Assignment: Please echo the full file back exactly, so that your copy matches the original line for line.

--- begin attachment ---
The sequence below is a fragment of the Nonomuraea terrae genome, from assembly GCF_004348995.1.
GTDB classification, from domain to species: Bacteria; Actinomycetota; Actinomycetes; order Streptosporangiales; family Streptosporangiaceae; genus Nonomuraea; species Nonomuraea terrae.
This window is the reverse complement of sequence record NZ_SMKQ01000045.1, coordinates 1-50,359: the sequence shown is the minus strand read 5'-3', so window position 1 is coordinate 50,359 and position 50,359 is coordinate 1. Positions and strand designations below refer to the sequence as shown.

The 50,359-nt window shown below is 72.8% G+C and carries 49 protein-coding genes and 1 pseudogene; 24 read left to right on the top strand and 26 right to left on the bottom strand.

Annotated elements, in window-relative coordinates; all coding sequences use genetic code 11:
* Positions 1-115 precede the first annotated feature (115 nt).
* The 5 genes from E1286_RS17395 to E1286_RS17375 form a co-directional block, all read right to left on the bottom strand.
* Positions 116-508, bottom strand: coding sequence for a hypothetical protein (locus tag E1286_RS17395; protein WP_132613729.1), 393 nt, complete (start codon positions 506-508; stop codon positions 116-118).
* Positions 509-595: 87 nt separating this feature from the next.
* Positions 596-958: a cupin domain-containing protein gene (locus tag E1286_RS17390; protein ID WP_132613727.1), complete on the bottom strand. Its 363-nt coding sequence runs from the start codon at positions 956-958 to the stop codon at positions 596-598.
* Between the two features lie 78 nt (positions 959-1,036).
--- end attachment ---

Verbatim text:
The sequence below is a fragment of the Nonomuraea terrae genome, from assembly GCF_004348995.1.
GTDB classification, from domain to species: Bacteria; Actinomycetota; Actinomycetes; order Streptosporangiales; family Streptosporangiaceae; genus Nonomuraea; species Nonomuraea terrae.
This window is the reverse complement of sequence record NZ_SMKQ01000045.1, coordinates 1-50,359: the sequence shown is the minus strand read 5'-3', so window position 1 is coordinate 50,359 and position 50,359 is coordinate 1. Positions and strand designations below refer to the sequence as shown.

The 50,359-nt window shown below is 72.8% G+C and carries 49 protein-coding genes and 1 pseudogene; 24 read left to right on the top strand and 26 right to left on the bottom strand.

Annotated elements, in window-relative coordinates; all coding sequences use genetic code 11:
* Positions 1-115 precede the first annotated feature (115 nt).
* The 5 genes from E1286_RS17395 to E1286_RS17375 form a co-directional block, all read right to left on the bottom strand.
* Positions 116-508, bottom strand: coding sequence for a hypothetical protein (locus tag E1286_RS17395; protein WP_132613729.1), 393 nt, complete (start codon positions 506-508; stop codon positions 116-118).
* Positions 509-595: 87 nt separating this feature from the next.
* Positions 596-958: a cupin domain-containing protein gene (locus tag E1286_RS17390; protein ID WP_132613727.1), complete on the bottom strand. Its 363-nt coding sequence runs from the start codon at positions 956-958 to the stop codon at positions 596-598.
* Between the two features lie 78 nt (positions 959-1,036).